Life before the war

I come from Strážnice, where we lived in Za valy street, no. 245. My father died in 1926, and he was for many years a coachman on the estate of Count Magnis. My mother stayed at home and looked after the children.

My youngest brother, Adam, was born after my father's death in 1926, the eldest, Martin, was born in 1911, then there was František in 1914, Karel in 1919, me in 1921 and my sister Růžena, who was born in 1924. Both my elder brothers went to work after they left school, and helped my mother to support us younger siblings. Karel and I learnt a craft - Karel was a cobbler, and I was a tailor. We were all imprisoned in Auschwitz and other camps. My mother and Martin died in the gypsy camp in 1944. We don't know where the youngest brother, Adam, died.

After leaving elementary school and the first grade of secondary school I was apprenticed for a year as a bricklayer to František, a relative, who was a master bricklayer. Then I was apprenticed for three years in Strážnice with Ježek the tailor, and went to three years of continuation school. In 1939 I started work at Baťa in Zlín, where as young workmen we built the line to Vizovice. Around 60 of us were later sent to a labour camp near Linz. However, typhus broke out there, and I escaped. In 1941 I got to Koblenz, where I found work in the Stollwerke chamotte factory. I didn't like it there, and ran away in November, maybe. I was caught on the Protectorate border and put in prison. In January 1942 I was released, and I returned to my mother in Strážnice, working as a tailor in the SLUM cooperative. I then had to leave, together with Jiří Kýr and my cousin Josef, and I worked on the construction of a road in Tišov.1


Then I and six other men were taken to Slavkov, where we stayed for several weeks. From there Jiří Kýr and I were taken to Brno and included in a large transport to Auschwitz (main camp). We were the only two Gypsies in the transport. I can't remember what my number was, I know there was a nine in it. This was in autumn 1942, I can't remember the exact date. I told them there that I was a bricklayer. I only stayed a short time in the main camp, before being transferred to Birkenau with a construction commando. We were all given striped coats. We built ovens and heating channels between them, in blocks in the future gypsy camp. In the neighbouring camp there was another commando doing levelling work. Soon, in the spring, I was sent to the gypsy camp, where they interrogated me as to why I was imprisoned, and in the end asked me if I wanted to see my brothers. When I said I did, I stayed in the camp, and in a block whose number I don't remember, I met all four of my brothers again. The block head was a brutal Sudeten Gypsy, who knew Czech.2

Shortly after that I was transferred to the main camp, together with my brothers Martin, Karel and Adam. I went to block 18 with the construction commando, which was building a road to the I.G. Farben factory (as I later found out) and also brought building material for the SS men. One Sunday I was boxing (when I was at home, I used to go to boxing lessons) when I was recognised by František S., a People's Party deputy from Strážnice, and with his help I got into a tailors' workshop. I worked there until I was sent on a transport to the Natzweiler concentration camp.

Natzweiler - pseudo-medical experiments

One day I was summoned to an inspection in the hospital, and a few days later I was transferred with some others to block 5. We stayed there for a few days and then one afternoon we left. We didn't know where we were going. The next day, in the late afternoon, we got out of the goods train at a small station. There was a lot of us, but I don't know the exact number. After about half an hour's walk we came to a camp lying on a slope. The gate was at the top of the hill, and the crematorium was the lowest down. There was a forest on one side of the camp, and fields on the other. It wasn't a big camp - about ten blocks - and it hadn't been there for long, as I later found out.3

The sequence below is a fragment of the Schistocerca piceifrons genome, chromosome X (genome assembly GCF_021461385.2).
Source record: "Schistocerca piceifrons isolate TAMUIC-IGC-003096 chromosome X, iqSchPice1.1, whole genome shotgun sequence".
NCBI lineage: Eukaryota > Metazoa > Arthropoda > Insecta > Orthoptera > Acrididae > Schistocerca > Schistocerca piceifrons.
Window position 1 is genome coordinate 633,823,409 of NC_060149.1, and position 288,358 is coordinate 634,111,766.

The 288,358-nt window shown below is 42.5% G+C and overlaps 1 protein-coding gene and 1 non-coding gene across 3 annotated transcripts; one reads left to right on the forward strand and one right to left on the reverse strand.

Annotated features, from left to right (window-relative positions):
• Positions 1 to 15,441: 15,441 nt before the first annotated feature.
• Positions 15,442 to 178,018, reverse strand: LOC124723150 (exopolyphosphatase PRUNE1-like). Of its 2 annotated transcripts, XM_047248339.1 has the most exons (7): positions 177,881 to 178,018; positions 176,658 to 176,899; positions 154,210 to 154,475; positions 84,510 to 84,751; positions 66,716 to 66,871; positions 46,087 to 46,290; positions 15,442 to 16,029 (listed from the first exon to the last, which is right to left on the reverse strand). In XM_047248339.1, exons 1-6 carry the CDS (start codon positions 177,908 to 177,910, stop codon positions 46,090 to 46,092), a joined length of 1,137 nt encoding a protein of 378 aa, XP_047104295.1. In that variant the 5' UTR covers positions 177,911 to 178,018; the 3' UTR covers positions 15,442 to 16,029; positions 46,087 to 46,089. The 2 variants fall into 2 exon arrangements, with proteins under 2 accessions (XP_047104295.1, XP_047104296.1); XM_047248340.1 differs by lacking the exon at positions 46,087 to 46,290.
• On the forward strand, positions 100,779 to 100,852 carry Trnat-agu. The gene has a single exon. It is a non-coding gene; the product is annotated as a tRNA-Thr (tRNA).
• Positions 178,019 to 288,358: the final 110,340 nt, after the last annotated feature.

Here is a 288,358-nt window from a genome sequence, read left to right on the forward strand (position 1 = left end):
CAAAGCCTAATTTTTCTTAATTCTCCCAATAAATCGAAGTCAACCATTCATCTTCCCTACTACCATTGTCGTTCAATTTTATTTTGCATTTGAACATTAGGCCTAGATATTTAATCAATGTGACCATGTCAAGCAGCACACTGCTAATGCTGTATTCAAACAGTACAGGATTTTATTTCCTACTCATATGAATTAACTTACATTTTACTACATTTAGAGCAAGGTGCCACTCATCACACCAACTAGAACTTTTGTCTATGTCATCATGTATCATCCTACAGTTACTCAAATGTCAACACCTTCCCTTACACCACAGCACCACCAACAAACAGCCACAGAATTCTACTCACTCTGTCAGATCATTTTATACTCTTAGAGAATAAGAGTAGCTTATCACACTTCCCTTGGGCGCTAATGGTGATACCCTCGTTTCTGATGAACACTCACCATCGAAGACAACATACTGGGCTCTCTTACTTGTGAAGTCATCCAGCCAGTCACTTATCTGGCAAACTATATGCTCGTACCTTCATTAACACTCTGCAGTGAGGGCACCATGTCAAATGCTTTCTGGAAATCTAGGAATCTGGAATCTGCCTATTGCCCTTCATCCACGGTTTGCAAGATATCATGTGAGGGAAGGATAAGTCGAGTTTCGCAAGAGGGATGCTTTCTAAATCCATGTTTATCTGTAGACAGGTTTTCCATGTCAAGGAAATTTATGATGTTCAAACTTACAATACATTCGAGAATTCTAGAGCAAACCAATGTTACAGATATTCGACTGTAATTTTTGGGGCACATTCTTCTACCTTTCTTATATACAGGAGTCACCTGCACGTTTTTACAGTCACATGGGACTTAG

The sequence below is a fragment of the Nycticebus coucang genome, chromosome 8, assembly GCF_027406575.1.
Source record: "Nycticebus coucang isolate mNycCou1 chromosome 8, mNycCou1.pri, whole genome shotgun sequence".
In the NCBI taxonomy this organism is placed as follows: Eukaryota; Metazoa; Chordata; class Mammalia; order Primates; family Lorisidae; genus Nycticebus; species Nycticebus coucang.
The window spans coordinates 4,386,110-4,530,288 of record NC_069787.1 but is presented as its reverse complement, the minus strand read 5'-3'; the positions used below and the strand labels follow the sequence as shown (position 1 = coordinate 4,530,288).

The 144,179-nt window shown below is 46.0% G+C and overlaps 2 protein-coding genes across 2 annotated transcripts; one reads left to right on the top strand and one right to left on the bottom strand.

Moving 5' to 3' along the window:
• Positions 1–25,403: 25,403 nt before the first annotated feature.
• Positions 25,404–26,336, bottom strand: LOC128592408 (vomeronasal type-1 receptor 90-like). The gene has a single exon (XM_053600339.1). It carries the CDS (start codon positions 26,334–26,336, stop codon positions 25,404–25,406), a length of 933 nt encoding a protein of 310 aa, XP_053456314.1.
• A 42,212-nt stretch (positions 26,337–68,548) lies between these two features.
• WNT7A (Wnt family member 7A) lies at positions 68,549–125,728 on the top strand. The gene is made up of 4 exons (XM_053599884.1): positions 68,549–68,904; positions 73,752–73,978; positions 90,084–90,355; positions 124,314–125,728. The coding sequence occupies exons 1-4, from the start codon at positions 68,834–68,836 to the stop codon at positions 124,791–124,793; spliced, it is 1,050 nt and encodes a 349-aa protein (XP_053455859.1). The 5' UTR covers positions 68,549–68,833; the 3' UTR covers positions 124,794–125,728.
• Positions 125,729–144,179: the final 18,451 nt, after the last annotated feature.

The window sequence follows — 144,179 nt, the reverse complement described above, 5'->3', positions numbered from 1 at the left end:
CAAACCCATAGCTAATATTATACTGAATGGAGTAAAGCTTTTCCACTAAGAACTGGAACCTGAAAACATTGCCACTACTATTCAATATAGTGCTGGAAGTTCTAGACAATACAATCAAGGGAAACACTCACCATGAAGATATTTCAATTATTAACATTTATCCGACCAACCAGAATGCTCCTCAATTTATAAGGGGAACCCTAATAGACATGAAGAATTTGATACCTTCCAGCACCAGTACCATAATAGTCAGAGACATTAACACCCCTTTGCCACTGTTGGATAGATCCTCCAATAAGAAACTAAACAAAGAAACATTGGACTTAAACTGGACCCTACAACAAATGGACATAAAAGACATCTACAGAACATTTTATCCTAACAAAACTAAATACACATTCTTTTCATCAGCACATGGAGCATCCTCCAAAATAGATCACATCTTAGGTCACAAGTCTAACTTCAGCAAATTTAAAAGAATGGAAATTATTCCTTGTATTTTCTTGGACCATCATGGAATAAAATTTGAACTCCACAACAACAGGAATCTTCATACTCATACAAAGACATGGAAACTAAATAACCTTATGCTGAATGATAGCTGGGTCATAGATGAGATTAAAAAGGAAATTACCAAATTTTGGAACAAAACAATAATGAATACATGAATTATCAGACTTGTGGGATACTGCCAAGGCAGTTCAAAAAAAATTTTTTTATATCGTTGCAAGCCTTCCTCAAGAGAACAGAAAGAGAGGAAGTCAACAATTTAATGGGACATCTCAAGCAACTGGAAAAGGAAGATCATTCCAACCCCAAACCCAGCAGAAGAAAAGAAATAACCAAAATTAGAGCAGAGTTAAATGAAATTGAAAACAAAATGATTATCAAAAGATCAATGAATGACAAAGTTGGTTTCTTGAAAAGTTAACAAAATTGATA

We lived in a block next to the hospital, number 6. After a few days I and eleven other prisoners were transferred to the hospital. There were six German and six Czech prisoners. Together with me were Antonín K., Jan D. from Petrovice, Jaroslav K., Jiří K. and me, almost all the same age. The next day in the surgery they vaccinated us at the top of our left arm - me on my right arm, though, because I had a big mark on my left from being vaccinated as a child. On about the third day we all went down with a high fever, which lasted for about 10-14 days. During that time they kept measuring us, and a Dutch doctor who was also a prisoner gave us an injection to bring down our fever. My wound went septic, but it healed in about three weeks. None of us in the Czech group died. I don't know what happened to the six German prisoners in the same room with us, we didn't concern ourselves with them. Later I found out that it was an experiment with an African disease.

After the experiment was over, my five friends went back to the camp, but I was chosen by the SS doctor Krejčí to act as a nurse, and also as a domestic servant. He lived with his wife and child in a small villa just behind the gate. I washed, ironed, cleaned and sewed for the whole family. To start with, an SS man accompanied me to the villa, but after a while I walked by myself from and to the camp, under the eyes of the guard at the gate. Dr. Krejčí spoke German to me in the hospital, but at home he and his wife spoke Czech to me. He was from Opava. No one beat me or shouted at me, and I got more to eat, but I wasn't allowed to go into the camp and I couldn't see my friends. This is why I don't know what happened to the others.